Expert comment: latest UK GDP figures from the ONS

Categories: Salford Business School

In response to the latest UK GDP figures from the ONS, Salford Business School Economist, Dr Maria Paola Rana, shares her thoughts. 

“The Office for National Statistics (ONS) recently released the Gross Domestic Product (GDP) figures for the UK in March 2023. The release follows the recent announcement of a further increase in the base interest rate (from 4.25% to 4.5%) by the Bank of England (BoE). The BoE has been more optimistic regarding economic growth in the UK and discarded any risk of recession.

“According to the latest ONS data, after showing no growth in February 2023, the Gross Domestic product (GDP) in the UK is estimated to have fallen by 0.3% in March 2023. Nevertheless, GDP grew by 0.1% in the three months to March 2023 thanks to a stronger performance in January. 

“To better understand the decrease in monthly GDP and its causes, it is useful to analyse it by sectors. According to the ONS, the major contributor to the fall was the services sector, with nine out of 14 sectors contracting. Namely, the main contributing sectors to the monthly fall in March 2023 were wholesale and retail trade; repair of motor vehicles and motorcycles (-0.14); information and communications (-0.08); plus administrative and support service activities (-0.08). Other sectors which declined, but by less, were transportation and storage (-0.07); professional scientific and technical activities (-0.04); accommodation and food services activities (-0.02); human health and social work activities (-0.02); as well as financial and insurance activities (-0.01). The contraction in these sectors has been only partly compensated by growth in arts, entertainment and recreation (0.02), real estate activities (0.02) and education (0.01).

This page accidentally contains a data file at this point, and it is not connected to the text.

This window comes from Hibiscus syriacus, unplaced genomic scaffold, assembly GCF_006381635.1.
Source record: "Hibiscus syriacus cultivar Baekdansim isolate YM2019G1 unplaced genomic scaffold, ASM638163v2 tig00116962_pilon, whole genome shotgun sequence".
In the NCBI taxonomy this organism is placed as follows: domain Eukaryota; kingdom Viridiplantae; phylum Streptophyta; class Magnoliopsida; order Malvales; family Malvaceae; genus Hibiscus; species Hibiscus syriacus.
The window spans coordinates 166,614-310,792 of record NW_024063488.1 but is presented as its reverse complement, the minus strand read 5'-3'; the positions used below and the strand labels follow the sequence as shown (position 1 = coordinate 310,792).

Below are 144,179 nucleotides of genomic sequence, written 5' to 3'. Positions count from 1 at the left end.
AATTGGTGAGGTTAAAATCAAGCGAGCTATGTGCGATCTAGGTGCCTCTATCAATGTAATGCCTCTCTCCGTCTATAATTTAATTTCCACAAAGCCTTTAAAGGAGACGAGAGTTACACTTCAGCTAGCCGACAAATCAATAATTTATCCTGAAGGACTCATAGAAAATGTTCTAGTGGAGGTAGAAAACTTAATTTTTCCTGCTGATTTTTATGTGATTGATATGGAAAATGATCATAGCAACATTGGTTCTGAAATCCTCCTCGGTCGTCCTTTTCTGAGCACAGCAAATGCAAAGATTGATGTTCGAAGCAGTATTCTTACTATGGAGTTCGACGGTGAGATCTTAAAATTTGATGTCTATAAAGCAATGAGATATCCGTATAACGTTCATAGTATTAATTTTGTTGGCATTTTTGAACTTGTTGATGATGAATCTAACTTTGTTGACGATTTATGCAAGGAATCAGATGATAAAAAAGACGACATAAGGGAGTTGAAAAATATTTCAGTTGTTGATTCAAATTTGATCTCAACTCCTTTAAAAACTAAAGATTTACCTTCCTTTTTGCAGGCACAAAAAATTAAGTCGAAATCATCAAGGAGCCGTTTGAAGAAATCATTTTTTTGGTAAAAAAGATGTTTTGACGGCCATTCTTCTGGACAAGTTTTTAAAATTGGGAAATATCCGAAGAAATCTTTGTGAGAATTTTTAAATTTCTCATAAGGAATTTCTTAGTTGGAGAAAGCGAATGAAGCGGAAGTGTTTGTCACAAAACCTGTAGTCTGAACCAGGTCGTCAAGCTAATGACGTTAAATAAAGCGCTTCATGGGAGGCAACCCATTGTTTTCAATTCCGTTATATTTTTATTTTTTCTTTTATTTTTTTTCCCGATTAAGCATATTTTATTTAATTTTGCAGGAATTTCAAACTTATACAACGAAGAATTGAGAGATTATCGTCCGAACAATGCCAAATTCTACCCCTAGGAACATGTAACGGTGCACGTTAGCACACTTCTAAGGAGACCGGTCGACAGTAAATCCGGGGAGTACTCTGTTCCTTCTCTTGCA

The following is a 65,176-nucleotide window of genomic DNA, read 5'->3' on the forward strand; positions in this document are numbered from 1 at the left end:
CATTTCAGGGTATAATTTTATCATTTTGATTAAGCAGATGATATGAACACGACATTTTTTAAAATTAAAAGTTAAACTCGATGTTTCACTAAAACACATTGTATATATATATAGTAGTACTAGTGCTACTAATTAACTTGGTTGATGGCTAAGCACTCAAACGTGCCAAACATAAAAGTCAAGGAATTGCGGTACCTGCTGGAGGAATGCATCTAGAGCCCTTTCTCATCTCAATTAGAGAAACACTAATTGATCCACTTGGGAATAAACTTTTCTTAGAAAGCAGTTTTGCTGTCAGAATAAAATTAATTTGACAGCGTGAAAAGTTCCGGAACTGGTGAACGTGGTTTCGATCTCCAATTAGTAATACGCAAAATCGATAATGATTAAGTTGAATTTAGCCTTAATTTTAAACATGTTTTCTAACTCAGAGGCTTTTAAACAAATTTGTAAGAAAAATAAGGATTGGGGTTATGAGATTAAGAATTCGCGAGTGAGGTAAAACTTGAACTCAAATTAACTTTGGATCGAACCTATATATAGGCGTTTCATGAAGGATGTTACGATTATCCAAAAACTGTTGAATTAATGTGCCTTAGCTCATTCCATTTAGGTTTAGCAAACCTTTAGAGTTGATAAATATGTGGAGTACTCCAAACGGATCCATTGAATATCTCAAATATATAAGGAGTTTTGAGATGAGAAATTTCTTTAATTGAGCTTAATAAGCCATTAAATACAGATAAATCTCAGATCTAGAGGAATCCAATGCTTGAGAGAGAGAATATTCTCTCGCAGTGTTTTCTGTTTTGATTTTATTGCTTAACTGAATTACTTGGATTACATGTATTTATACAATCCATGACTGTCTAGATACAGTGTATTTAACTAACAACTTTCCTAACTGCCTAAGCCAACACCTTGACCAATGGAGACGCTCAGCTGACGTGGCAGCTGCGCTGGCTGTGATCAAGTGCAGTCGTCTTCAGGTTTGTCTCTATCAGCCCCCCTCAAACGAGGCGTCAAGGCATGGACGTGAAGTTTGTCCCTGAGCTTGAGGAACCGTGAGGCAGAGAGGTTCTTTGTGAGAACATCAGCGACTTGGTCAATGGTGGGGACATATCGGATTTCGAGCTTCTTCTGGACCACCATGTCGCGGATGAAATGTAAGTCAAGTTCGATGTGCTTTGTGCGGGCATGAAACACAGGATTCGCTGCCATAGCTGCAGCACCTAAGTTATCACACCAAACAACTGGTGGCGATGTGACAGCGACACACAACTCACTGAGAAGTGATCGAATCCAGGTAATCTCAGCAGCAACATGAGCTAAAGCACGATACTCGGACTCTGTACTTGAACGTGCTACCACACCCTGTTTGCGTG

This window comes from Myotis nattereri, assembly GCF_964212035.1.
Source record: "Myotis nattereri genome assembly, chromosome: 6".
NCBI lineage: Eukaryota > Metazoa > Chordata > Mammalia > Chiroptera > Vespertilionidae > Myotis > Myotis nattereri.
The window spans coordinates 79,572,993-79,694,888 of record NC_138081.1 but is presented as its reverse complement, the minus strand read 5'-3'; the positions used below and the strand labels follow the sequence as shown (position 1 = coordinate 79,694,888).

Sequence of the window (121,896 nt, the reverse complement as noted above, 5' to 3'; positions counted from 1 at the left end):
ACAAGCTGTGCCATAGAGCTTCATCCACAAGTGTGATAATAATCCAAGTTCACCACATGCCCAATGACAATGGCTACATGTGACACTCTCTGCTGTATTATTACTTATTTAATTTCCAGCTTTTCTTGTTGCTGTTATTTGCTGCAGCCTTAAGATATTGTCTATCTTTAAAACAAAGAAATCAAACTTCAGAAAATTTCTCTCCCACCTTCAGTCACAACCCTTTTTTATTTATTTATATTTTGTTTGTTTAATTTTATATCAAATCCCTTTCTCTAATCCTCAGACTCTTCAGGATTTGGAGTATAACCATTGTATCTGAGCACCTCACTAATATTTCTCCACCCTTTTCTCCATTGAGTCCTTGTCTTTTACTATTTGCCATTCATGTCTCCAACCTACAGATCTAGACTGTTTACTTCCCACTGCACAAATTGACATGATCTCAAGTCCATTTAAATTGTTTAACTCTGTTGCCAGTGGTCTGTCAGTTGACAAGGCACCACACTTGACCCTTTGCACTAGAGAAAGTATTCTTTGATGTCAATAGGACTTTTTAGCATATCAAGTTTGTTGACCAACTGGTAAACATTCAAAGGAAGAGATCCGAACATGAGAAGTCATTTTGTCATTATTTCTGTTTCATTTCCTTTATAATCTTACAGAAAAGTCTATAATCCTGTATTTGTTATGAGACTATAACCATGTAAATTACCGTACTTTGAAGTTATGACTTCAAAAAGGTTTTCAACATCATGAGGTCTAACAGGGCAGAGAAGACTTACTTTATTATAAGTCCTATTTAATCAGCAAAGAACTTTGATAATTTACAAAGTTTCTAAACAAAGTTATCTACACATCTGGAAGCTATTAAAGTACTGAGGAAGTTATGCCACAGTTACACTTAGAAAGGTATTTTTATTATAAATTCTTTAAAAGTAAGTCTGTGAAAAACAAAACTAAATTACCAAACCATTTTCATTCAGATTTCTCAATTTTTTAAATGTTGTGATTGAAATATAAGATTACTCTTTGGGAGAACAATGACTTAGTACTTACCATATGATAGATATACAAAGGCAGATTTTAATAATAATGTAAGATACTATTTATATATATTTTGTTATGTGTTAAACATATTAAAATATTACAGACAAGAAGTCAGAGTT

“It would not be fair to simply attribute the GDP fall only to the strikes. The figures above clearly show that contraction occurred also in sectors not affected by strikes, but affected by lower purchasing power of consumers hit by high inflation and with less disposable income to spend, as well as by the lack of workforce.

“The data also confirms that the UK is the worst performing economy in the G7, struggling more than others to recover post-pandemic. This raises the question on the only factor that affects the UK but no other countries, and it is not Covid, supply chain disruptions, the war in Ukraine, or bad weather…”

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